We’re just about to the new year, and with that comes New Year’s Resolutions. Some people make resolutions for their health; others do it for different areas of self improvement. Some of us go a bit geekier, and make language learning resolutions. If you’re planning on doing that, here are a few tips I’d like to share with you:
Just as people are advised to not make a New Year’s Resolution of losing 100 pounds and becoming a supermodel, you should keep your language resolutions in check. Don’t set out on January 1st with the resolution of “become fluent in Russian, Italian, and Chinese.” Not only is fluency a tricky subject to nail down, it’s just not overly realistic if you’re just starting out. Keep yourself grounded so you don’t get discouraged. The least effective resolution is the one you abandon out of frustration.
This is always important with New Year’s resolutions, and that goes for language learning resolutions, too. Don’t make your resolution nebulous or vague, to the point where you can’t really track it. For example, if you’re intermediate with a language, don’t make your resolution to be “improve my Spanish.” How do you track that, exactly? Sometimes progress is slow, almost to the point where you can’t see it. That doesn’t mean you aren’t making any! Things that you can say for sure, yes or no, I did or didn’t do that – that’s what you should be looking for. For example, instead of “improve my Spanish,” say, “I will read 10 Spanish books this year.” Reading 10 books (or even 1) will surely help you improve your Spanish, and that’s something you can track. And, every time you mark off a book, you know you’re working towards your goal.
Go Easy On Yourself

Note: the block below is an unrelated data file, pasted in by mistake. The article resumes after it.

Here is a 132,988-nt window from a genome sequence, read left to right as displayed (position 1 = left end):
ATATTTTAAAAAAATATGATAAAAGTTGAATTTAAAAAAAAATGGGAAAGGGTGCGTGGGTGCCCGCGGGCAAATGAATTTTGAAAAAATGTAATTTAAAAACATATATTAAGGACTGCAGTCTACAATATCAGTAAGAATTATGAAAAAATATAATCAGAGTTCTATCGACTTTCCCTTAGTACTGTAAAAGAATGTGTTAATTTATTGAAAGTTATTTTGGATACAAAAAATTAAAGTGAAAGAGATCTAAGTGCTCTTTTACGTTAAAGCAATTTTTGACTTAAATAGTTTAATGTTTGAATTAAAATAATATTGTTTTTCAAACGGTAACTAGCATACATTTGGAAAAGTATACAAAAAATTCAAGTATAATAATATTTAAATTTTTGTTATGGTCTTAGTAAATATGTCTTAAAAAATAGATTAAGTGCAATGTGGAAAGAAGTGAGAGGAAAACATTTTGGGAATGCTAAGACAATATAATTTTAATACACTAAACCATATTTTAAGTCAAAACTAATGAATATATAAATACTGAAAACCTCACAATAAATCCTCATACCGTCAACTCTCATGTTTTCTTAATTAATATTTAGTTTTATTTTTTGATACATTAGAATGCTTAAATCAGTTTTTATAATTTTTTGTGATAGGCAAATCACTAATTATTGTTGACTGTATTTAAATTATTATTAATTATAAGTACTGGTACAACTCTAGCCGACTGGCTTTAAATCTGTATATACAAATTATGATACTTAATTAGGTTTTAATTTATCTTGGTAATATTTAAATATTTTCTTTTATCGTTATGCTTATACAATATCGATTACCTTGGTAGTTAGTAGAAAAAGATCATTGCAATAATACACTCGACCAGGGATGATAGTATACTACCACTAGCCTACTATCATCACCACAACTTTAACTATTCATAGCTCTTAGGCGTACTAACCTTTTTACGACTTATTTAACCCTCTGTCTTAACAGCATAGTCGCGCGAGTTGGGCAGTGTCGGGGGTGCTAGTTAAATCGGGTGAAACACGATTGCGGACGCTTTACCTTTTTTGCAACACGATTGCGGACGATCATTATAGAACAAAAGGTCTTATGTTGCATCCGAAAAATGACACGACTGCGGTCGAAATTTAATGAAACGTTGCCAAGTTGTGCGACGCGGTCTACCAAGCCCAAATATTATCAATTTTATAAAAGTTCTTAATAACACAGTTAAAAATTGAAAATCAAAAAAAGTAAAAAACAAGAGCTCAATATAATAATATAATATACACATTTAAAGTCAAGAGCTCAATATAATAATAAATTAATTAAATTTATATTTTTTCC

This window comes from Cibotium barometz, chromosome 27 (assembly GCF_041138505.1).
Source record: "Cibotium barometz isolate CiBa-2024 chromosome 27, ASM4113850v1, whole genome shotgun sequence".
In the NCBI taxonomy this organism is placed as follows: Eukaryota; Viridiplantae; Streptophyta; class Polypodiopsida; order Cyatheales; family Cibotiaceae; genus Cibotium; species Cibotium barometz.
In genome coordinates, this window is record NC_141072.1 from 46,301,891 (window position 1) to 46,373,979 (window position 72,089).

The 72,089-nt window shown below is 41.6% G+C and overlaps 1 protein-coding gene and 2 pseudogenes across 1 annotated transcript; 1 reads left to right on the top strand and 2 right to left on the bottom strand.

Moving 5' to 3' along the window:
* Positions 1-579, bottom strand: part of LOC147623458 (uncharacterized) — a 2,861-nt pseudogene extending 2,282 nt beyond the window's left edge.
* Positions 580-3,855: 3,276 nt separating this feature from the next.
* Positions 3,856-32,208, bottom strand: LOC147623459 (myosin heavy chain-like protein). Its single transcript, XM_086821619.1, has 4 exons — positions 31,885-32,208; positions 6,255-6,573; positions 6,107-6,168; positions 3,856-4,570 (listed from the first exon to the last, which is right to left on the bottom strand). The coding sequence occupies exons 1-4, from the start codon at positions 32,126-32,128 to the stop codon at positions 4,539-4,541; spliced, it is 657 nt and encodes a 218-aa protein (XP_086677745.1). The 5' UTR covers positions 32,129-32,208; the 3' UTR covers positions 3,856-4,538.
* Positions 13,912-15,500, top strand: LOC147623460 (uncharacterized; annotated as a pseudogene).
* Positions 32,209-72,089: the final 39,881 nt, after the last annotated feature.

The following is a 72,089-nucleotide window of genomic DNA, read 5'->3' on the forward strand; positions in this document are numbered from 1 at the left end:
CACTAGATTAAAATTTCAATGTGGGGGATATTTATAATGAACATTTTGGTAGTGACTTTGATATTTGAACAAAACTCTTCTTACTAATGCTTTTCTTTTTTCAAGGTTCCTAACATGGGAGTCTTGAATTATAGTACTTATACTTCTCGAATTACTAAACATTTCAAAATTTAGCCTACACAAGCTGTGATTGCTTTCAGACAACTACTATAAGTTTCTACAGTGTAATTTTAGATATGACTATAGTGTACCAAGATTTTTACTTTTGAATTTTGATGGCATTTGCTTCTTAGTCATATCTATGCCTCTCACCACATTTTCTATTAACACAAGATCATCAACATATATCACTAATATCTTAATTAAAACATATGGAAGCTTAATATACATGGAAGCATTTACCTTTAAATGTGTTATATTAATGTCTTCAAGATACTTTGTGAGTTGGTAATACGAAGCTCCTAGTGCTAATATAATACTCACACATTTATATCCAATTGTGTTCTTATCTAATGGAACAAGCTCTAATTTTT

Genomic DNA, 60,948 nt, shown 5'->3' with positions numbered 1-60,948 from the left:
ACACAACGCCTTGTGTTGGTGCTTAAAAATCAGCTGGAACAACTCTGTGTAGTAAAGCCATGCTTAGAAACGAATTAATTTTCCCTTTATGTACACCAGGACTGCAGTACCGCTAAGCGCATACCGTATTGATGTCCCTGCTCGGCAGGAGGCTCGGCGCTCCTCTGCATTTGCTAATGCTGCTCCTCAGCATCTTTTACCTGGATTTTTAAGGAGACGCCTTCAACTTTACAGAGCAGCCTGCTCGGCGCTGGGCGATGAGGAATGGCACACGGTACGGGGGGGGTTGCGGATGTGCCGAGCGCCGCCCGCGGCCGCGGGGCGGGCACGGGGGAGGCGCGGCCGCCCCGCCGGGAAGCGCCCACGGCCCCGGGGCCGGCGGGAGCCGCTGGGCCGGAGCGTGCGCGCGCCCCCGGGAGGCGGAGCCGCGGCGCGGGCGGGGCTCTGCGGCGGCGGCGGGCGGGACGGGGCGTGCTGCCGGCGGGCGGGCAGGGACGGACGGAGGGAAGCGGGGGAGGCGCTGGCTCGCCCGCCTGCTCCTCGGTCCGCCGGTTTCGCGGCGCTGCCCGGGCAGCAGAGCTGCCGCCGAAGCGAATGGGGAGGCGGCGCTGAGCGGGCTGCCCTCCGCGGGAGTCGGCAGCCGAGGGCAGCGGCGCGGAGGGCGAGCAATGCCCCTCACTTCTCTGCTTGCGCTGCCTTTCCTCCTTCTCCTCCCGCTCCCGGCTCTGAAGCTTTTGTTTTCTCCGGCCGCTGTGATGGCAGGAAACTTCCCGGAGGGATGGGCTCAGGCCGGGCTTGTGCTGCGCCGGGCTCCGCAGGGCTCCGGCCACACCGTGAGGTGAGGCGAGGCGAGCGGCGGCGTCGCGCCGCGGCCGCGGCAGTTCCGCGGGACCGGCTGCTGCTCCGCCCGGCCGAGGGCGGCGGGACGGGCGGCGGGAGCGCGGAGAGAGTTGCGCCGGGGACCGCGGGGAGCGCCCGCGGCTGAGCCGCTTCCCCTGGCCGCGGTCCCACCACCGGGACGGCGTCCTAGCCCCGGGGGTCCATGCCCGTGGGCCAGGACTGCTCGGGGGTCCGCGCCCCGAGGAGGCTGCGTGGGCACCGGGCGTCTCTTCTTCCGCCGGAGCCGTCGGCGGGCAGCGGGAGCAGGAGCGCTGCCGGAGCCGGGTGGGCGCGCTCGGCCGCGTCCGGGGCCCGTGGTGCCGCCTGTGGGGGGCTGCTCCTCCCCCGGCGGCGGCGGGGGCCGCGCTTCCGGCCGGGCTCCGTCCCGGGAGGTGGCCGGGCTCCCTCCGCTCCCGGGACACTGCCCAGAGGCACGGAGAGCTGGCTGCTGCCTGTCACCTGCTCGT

This one might seem a little peculiar, but let me explain. I liken it to having a choice: you’re at the top of a mountain, and you want to start an avalanche. You can either throw some fist-sized stones down the mountain, and let them gain momentum, knocking more rocks and snow loose as they go; or you can try and push a giant boulder off the mountain. The end result for both will be similar, but doing one is a lot easier than the other. When it comes to resolutions, try to go easy on yourself; after all, the idea here is to improve yourself, not beat yourself into the ground with a bunch of stress. Instead of saying, “I’m going to finish these 6 Italian courses this year,” why not say, “I’m going to do one Assimil lesson a day.” And when you’re done with that lesson, if you want to keep working on your Italian, great; do so. But if you set out saying, “Every single day, I have to study Italian for 4 hours,” do you know how many hours you’re going to study Italian during a lot of those days? 0. You won’t do it. It’s much better to commit and regularly do half an hour or an hour, on a specific task, than it is to cram for 6 hours once every week.
So, in short:
- Think about the goals you want to achieve
- Make sure your goals are realistic
- Figure out actions that will lead to the result you want
- Commit to doing those actions, and consider tracking them, to note your progress
I wish you all the best in your language endeavors in the coming year!